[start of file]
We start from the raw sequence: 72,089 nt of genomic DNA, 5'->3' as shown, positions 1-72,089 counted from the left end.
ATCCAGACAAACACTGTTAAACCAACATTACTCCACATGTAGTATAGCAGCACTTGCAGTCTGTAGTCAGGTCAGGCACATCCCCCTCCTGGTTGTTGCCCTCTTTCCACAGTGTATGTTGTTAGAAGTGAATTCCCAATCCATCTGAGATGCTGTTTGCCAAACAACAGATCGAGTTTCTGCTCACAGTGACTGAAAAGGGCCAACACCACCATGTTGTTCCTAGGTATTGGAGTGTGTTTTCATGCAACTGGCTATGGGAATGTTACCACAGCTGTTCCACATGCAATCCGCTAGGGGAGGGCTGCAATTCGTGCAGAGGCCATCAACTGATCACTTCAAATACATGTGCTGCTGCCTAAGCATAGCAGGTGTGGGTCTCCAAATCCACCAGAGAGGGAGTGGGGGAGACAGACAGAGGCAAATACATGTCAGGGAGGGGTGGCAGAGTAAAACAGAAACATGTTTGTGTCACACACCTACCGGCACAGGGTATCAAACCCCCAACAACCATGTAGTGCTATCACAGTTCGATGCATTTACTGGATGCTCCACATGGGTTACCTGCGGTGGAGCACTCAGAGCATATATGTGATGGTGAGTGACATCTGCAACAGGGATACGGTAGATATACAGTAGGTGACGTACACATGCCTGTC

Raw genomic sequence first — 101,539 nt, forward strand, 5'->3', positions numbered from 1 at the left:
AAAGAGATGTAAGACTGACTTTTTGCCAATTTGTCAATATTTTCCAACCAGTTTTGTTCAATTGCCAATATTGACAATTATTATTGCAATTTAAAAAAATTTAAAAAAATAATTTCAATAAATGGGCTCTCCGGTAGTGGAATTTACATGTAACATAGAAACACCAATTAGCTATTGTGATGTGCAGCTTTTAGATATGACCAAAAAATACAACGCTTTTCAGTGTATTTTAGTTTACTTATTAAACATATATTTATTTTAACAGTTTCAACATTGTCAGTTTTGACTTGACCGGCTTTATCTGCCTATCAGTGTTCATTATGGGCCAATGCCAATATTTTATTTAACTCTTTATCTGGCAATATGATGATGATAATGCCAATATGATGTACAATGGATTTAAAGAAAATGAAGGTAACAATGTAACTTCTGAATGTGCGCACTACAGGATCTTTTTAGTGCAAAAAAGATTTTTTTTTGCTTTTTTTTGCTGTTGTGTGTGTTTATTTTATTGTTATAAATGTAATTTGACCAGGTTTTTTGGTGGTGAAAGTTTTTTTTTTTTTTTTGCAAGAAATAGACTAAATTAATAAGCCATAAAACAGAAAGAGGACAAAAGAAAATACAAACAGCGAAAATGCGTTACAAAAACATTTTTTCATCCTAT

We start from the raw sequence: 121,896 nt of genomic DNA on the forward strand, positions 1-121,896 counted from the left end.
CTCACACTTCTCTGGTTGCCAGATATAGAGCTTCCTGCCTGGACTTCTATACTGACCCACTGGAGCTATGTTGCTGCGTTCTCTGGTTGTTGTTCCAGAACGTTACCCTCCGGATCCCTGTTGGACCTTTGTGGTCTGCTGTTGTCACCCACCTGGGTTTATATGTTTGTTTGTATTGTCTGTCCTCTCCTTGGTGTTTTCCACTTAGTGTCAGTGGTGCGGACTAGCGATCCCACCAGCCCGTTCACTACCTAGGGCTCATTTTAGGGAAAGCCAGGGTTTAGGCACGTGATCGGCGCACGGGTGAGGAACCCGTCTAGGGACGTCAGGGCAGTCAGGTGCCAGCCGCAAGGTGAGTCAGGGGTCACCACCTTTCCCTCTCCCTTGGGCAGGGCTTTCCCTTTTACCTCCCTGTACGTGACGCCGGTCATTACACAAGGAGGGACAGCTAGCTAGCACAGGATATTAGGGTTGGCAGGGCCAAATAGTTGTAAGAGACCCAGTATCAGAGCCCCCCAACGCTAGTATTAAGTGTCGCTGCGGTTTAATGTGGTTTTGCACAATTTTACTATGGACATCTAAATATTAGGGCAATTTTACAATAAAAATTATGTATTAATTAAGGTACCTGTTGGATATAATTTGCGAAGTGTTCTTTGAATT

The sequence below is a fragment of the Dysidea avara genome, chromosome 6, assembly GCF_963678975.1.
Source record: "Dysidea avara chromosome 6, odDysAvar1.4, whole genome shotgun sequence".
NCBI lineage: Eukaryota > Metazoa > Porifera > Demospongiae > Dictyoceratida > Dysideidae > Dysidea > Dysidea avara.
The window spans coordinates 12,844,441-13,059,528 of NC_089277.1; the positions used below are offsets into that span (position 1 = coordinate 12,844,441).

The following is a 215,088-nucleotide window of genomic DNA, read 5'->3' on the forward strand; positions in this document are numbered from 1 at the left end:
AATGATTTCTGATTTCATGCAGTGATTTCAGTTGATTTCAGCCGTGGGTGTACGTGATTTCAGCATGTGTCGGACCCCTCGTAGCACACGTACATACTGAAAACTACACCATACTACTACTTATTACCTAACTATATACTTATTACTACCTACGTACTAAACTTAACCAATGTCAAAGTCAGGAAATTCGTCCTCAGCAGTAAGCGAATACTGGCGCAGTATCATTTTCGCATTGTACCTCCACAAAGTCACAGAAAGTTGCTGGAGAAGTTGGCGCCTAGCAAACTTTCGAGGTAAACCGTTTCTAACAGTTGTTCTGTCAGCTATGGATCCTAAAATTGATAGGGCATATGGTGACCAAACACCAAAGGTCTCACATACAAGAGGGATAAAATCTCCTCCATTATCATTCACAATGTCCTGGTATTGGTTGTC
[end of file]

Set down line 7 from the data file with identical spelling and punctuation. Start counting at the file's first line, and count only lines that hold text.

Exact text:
The sequence below is a fragment of the Dysidea avara genome, chromosome 6, assembly GCF_963678975.1.